Cardiac arrhythmias are a leading cause of morbidity and mortality in developed nations, resulting in more than 300,000 deaths per year in the U.S. alone. These arrhythmias are frequently associated with acquired heart diseases, notably cardiac hypertrophy and heart failure (HF), where the dysregulation of a host of ion channels and transporters is observed. One of the most consistent changes frequently associated with compromised repolarization, is selective reduction in the transient outward potassium current Ito. Ito is generated primarily by the voltage-gated potassium (Kv) channel, Kv4, and its interacting auxiliary subunit known as K Channel Interacting Protein 2 (KChIP2). Under hypertrophy and HF there is consistent loss of KChIP2, thought to cause the reduction in Ito. Intriguingly, the loss in KChIP2 expression has been observed to be one of the earliest and most consistent remodeling events in HF development. The commonality and early state of this remodeling begins to suggest KChIP2 loss might not just be one of the casualties during disease progression, but may represent an initiating factor driving pathogenesis. Emerging evidence suggests KChIP2 may not be limited to cell surface regulation of Kv4. Indeed, since its original discovery, there has been an expansion in the roles of KChIP2 in cardiac ion channel function including modulation of Na, L-type Ca, and Kv1.5 channels. In total, there are four KChIP genes (KChIP1-4) with many alternatively spliced isoforms. Interestingly, KChIP3 (found in the brain), calsenilin and DREAM are encoded by a single gene. These names are the result of three independent discoveries due to different roles: modulation of Kv channels, regulation of the protein presenilin, and critically, calcium-sensitive transcriptional repression through binding to DRE (downstream regulatory element) sequences of genes. While KChIP2 is the only isoform found in the heart, given the homology it shares with KChIP3, it led us to hypothesize that KChIP2 could also perform multiple functions. Indeed, during the previous funding period, we identified a significantly expanded importance of KChIP2 in the heart. We demonstrated novel functions for KChIP2 in regulating calcium currents and RyR2. Importantly, we demonstrated a novel role for KChIP2 where it could regulate the genes at the source of INa and Ito by acting, much like KChIP3/DREAM, as a transcriptional repressor targeting a family of microRNAs. In this renewal, we will elucidate in aim 1 the role of KChIP2 as a transcriptional repressor.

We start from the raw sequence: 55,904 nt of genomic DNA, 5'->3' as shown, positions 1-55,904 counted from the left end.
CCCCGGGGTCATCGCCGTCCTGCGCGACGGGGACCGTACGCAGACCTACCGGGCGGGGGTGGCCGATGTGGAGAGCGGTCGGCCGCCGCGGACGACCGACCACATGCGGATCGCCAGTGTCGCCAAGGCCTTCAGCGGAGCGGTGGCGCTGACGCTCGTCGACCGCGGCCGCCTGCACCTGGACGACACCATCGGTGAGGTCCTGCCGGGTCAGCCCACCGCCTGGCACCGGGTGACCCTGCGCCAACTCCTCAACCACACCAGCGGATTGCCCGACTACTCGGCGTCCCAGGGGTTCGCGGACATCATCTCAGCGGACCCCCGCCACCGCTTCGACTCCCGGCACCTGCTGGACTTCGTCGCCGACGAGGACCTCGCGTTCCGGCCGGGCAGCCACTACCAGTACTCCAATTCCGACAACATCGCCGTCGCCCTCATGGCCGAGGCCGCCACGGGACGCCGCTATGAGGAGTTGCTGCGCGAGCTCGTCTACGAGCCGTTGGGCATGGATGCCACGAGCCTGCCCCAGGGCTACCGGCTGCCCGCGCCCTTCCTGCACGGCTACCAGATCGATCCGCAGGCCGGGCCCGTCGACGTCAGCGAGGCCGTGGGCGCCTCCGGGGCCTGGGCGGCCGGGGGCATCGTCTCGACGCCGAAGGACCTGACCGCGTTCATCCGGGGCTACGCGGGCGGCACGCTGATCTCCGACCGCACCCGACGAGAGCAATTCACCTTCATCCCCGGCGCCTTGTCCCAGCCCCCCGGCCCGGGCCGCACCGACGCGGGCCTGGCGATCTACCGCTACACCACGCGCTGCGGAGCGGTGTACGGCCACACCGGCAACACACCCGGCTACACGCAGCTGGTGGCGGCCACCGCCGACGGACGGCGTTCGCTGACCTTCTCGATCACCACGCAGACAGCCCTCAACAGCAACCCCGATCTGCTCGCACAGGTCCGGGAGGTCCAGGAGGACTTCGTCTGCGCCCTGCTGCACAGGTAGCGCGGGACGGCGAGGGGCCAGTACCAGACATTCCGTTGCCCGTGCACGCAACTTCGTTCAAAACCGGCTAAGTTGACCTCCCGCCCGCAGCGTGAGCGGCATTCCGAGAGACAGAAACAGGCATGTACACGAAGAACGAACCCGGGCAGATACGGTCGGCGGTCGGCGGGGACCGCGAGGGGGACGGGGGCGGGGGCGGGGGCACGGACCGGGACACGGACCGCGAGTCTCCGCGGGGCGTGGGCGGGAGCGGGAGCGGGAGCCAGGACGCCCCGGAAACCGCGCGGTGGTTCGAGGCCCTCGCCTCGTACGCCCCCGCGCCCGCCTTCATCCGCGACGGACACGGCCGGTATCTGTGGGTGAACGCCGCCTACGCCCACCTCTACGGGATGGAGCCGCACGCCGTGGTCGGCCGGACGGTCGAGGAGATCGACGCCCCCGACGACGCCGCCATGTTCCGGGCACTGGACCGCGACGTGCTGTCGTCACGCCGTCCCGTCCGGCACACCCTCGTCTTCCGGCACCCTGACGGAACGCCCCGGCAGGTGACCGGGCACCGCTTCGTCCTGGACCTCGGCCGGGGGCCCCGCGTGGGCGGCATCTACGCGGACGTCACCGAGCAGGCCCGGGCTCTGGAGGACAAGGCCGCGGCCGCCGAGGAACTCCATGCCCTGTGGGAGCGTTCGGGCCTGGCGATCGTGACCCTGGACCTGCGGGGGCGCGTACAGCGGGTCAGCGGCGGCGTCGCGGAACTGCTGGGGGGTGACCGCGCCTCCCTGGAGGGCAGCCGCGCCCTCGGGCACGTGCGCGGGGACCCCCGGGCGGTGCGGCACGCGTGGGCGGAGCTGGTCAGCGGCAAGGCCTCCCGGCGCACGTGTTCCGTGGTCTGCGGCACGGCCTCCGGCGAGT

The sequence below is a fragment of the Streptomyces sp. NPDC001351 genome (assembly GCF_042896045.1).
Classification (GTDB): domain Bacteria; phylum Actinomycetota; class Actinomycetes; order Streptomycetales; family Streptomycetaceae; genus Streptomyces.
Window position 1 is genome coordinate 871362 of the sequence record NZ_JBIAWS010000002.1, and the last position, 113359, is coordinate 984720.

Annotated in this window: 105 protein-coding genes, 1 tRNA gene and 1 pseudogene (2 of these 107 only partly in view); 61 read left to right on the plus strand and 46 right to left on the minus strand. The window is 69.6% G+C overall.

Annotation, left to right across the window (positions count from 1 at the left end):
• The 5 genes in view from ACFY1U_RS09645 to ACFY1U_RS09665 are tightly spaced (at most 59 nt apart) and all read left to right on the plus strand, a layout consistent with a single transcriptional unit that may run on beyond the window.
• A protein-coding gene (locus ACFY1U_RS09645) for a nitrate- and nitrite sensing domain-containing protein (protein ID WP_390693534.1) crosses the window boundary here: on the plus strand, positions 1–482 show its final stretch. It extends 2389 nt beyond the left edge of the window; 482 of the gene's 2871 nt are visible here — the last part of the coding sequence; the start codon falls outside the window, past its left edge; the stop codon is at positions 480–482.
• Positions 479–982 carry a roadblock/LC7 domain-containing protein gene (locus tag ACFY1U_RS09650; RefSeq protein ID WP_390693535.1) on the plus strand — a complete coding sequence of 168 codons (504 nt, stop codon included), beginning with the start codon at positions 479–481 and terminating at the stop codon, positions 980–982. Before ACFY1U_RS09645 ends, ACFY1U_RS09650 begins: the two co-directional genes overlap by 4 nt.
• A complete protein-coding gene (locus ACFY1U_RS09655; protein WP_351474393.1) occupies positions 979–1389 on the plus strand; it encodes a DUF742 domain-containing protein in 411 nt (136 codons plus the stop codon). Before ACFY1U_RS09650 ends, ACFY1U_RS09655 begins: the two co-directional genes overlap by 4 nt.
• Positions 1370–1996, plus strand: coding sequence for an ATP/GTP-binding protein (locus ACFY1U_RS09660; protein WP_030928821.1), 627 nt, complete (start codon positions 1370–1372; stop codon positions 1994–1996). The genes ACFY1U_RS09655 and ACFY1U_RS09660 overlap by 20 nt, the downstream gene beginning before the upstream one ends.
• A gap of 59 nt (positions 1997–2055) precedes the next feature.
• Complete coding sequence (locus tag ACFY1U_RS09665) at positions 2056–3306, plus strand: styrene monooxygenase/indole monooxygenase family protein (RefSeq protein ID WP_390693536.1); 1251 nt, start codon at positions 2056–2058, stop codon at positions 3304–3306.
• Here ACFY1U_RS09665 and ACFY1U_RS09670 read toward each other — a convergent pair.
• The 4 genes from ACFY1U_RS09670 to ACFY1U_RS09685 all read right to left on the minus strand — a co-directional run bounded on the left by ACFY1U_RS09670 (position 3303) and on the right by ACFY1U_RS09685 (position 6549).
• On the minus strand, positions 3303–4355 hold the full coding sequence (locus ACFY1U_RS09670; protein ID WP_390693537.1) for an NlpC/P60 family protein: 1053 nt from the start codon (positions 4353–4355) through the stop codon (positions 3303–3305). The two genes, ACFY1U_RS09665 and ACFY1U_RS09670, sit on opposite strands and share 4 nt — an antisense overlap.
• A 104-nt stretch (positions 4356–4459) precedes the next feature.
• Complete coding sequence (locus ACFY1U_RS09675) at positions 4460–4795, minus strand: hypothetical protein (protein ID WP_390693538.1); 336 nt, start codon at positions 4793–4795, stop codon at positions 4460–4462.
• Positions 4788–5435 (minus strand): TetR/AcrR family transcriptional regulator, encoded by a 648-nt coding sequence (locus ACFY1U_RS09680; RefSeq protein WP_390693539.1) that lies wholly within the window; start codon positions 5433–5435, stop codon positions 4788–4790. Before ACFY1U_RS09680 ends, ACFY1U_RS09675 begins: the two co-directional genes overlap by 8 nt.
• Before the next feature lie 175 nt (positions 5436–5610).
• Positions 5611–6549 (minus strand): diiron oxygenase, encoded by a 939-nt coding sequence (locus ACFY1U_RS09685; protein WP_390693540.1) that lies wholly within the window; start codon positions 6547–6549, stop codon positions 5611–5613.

In aim 2, we will determine the control mechanisms for KChIP2 trafficking between cytoplasm and nucleus. And in aim 3, we will elucidate how chronic stress affects KChIP2 distribution and function in cardiac myocytes. Collectively, the outcomes of these investigations will demonstrate that KChIP2 actions are dramatically more expansive than modulation of Kv4 channels alone, suggesting that these other KChIP2 functions can be potent contributors to adverse remodeling events characterized in the diseased heart.
Acquired heart diseases, like cardiac hypertrophy and heart failure, often result in arrhythmias due to changes in a host of ion channels. Change in the accessory subunit KChIP2 is a hallmark of the diseased heart. Here we aim to delineate novel roles for KChIP2 in the heart and how it can regulate cardiac excitability through multiple pathways. In this renewal, we will further expand on the role of KChIP2 as a transcriptional repressor and determine what modulates its location and function as either an ion channel modulator or a transcriptional repressor under normal and disease states.
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